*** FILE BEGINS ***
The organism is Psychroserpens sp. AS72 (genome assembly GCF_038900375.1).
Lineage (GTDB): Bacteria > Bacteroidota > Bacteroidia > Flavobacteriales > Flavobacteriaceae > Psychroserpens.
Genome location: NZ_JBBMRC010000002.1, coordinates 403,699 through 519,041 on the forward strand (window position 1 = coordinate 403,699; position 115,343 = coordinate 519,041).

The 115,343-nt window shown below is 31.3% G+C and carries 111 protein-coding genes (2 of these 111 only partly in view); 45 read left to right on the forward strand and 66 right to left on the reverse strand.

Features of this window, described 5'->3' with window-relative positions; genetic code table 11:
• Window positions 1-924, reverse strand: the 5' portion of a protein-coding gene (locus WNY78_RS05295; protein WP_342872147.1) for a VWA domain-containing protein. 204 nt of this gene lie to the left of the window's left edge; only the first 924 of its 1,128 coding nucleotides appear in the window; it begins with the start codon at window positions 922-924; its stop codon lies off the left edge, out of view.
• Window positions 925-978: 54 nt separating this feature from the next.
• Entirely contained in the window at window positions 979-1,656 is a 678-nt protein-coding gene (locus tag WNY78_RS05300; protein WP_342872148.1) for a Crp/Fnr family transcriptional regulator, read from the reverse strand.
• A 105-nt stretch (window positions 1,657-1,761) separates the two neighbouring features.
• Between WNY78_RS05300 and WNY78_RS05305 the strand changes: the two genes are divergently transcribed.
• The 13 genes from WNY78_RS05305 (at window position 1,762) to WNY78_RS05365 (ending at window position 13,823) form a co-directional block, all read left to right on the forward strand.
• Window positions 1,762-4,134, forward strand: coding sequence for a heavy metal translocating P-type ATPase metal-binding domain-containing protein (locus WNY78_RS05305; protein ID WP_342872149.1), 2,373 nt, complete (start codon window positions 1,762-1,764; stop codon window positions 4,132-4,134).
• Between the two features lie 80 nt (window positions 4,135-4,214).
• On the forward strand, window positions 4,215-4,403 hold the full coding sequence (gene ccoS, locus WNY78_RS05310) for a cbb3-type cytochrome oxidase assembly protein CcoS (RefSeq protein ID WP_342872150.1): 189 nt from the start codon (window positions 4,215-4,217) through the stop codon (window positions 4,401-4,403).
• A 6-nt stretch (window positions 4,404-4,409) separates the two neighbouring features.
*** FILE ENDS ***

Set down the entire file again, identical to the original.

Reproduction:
The organism is Psychroserpens sp. AS72 (genome assembly GCF_038900375.1).
Lineage (GTDB): Bacteria > Bacteroidota > Bacteroidia > Flavobacteriales > Flavobacteriaceae > Psychroserpens.
Genome location: NZ_JBBMRC010000002.1, coordinates 403,699 through 519,041 on the forward strand (window position 1 = coordinate 403,699; position 115,343 = coordinate 519,041).

The 115,343-nt window shown below is 31.3% G+C and carries 111 protein-coding genes (2 of these 111 only partly in view); 45 read left to right on the forward strand and 66 right to left on the reverse strand.

Features of this window, described 5'->3' with window-relative positions; genetic code table 11:
• Window positions 1-924, reverse strand: the 5' portion of a protein-coding gene (locus WNY78_RS05295; protein WP_342872147.1) for a VWA domain-containing protein. 204 nt of this gene lie to the left of the window's left edge; only the first 924 of its 1,128 coding nucleotides appear in the window; it begins with the start codon at window positions 922-924; its stop codon lies off the left edge, out of view.
• Window positions 925-978: 54 nt separating this feature from the next.
• Entirely contained in the window at window positions 979-1,656 is a 678-nt protein-coding gene (locus tag WNY78_RS05300; protein WP_342872148.1) for a Crp/Fnr family transcriptional regulator, read from the reverse strand.
• A 105-nt stretch (window positions 1,657-1,761) separates the two neighbouring features.
• Between WNY78_RS05300 and WNY78_RS05305 the strand changes: the two genes are divergently transcribed.
• The 13 genes from WNY78_RS05305 (at window position 1,762) to WNY78_RS05365 (ending at window position 13,823) form a co-directional block, all read left to right on the forward strand.
• Window positions 1,762-4,134, forward strand: coding sequence for a heavy metal translocating P-type ATPase metal-binding domain-containing protein (locus WNY78_RS05305; protein ID WP_342872149.1), 2,373 nt, complete (start codon window positions 1,762-1,764; stop codon window positions 4,132-4,134).
• Between the two features lie 80 nt (window positions 4,135-4,214).
• On the forward strand, window positions 4,215-4,403 hold the full coding sequence (gene ccoS, locus WNY78_RS05310) for a cbb3-type cytochrome oxidase assembly protein CcoS (RefSeq protein ID WP_342872150.1): 189 nt from the start codon (window positions 4,215-4,217) through the stop codon (window positions 4,401-4,403).
• A 6-nt stretch (window positions 4,404-4,409) separates the two neighbouring features.